Once, I told my eight year old student she was very cute. She said, “I’m not cute, I’m ugly as a cow.” I had absolutely no response to that. I muttered an “of course you’re not.”  but I have to confess that’s when I’ve been the most speechless. I debated telling her mother that she felt that way, or expressed herself that way, but I didn’t feel I was intimate enough to do so.

Once, I was sharing a personal story with a student I had befriended — I will do that sometimes — because I happened to be upset that day. She was older, almost my age. Twenty-four at the time. We were talking, but she was the one who told me that when she was a teenager, she got to weight 80lbs and no one noticed. “The hardest thing in life,” I told her, “is living with someone, waking up, going to school, working, coming home, sharing meals, everything, and them not noticing how much you’re hurting.” She cried. And said I was the one who ended up helping her.

A sixteen year old student told me once she wanted to save herself for marriage. I told her she felt that way now, but just wait until she met a guy she really wanted to be with. Chances were, she wouldn’t. She would change a lot, and she would see that saving herself, despite idealistic, wasn’t really a great practical idea. She’s still saving herself (I think!)

I think about my conversations with my students often. They make me a greater person. They make me a greater teacher. I love that they trust me to be part of their lives. (And I hope they don’t mind me blogging about them — all anonymous, I promise, guys!) ❤ It reminds me of when I was a student and I shared my life with my teachers!

What about you, guys? Any great students stories you wanna share? What about you guys who aren’t teacher? Ever had a great moment with a teacher? Share away!

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Filed under Education, Jobs, Life in General, School, Stories, Teaching

A Little Short Story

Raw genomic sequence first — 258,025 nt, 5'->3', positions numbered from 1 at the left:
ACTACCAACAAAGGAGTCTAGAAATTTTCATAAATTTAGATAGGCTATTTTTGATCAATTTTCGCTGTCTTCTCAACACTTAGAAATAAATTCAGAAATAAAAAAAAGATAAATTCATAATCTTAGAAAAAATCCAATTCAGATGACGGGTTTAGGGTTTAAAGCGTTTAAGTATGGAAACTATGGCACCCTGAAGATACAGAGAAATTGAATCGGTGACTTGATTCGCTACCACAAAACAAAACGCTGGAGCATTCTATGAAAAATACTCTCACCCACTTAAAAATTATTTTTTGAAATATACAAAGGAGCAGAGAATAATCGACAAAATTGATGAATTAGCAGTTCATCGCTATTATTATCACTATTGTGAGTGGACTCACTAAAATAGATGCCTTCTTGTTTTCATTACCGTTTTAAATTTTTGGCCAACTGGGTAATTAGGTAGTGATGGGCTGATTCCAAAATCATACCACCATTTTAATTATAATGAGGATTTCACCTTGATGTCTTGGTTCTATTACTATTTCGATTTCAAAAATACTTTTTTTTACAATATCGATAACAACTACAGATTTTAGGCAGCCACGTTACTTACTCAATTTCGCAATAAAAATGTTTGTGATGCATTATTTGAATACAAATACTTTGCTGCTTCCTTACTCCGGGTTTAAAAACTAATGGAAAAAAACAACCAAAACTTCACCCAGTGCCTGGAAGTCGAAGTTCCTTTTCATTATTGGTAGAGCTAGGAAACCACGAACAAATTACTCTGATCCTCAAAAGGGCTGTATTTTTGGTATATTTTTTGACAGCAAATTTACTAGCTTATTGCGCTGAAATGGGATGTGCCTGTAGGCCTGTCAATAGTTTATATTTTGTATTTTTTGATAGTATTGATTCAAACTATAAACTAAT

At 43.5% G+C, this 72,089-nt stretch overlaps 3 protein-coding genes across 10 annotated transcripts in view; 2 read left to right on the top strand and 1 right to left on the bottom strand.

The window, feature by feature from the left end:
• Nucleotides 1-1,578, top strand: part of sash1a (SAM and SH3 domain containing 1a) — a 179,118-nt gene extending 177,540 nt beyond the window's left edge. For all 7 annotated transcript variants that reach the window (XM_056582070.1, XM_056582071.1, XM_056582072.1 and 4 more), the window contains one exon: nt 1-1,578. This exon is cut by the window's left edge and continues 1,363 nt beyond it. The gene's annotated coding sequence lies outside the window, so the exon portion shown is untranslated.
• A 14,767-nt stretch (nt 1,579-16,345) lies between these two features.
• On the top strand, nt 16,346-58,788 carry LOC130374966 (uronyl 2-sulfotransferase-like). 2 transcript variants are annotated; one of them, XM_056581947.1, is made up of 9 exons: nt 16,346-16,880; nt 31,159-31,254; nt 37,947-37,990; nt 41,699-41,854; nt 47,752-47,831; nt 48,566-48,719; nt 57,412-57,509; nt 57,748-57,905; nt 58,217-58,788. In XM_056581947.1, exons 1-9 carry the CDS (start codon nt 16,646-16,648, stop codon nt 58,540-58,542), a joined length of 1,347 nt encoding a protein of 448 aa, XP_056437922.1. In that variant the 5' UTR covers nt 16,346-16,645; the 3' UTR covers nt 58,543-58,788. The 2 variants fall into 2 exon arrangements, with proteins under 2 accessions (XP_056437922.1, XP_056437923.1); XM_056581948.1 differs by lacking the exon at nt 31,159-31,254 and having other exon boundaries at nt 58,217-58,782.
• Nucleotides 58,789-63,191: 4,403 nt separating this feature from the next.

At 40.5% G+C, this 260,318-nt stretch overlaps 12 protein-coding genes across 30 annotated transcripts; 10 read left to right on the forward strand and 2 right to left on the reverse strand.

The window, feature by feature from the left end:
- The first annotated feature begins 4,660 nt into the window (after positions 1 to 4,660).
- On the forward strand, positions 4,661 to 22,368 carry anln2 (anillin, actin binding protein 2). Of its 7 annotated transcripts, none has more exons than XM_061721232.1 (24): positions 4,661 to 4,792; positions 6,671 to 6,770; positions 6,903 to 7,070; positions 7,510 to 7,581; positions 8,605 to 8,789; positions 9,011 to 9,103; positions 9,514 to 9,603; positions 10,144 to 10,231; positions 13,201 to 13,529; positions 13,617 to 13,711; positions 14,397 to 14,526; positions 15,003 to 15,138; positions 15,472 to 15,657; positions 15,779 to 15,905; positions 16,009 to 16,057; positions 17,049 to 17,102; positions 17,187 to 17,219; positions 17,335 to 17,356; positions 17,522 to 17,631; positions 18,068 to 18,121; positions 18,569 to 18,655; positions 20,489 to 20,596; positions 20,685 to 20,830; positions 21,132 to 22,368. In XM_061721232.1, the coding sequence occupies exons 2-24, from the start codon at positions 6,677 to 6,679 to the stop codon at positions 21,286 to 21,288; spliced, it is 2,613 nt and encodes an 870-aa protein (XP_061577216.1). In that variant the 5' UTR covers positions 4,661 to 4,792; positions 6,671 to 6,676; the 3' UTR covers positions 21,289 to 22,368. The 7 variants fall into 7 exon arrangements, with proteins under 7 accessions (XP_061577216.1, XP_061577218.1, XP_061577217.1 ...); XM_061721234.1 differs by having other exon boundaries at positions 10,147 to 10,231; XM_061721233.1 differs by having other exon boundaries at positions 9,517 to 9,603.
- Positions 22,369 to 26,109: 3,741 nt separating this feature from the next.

At eight years old, Louisa Jenkins had her whole life sorted out. It was reading a book that brought the epiphany she could hardly contain in her little body, or even in her dreamer mind. Everything was so clear inside her head, how her life would turn out. First off all, she would marry a prince. You know, those from the storybooks, the ones who lived in big, fancy castles, with gardens full of flowers, trees and little forest animals. Squirrels!!! She’d always loved squirrels, their little fluffy tails, the front teeth bigger than the rest and their little almond shaped eyes reminded her of herself. She could envision her days, walking around her property, enjoying everything had life so kindly handed on to her. She felt flattered, that life would actually consider her to take charge of such magnitude of wonders. She knew she had to have done something good to deserve such honor and she planned to take better care of her treasures than anyone ever had.

“Excuse me, sweetheart?” Louisa looked up to see an older woman smiling at her, trying to push passed the grocery cart she’d distractedly left blocking the passage.

“I’m sorry, ma’am.” Louisa smiled, her little heart beating faster in her chest, a tingle of happiness coming up her spine. Someone had actually talked to her.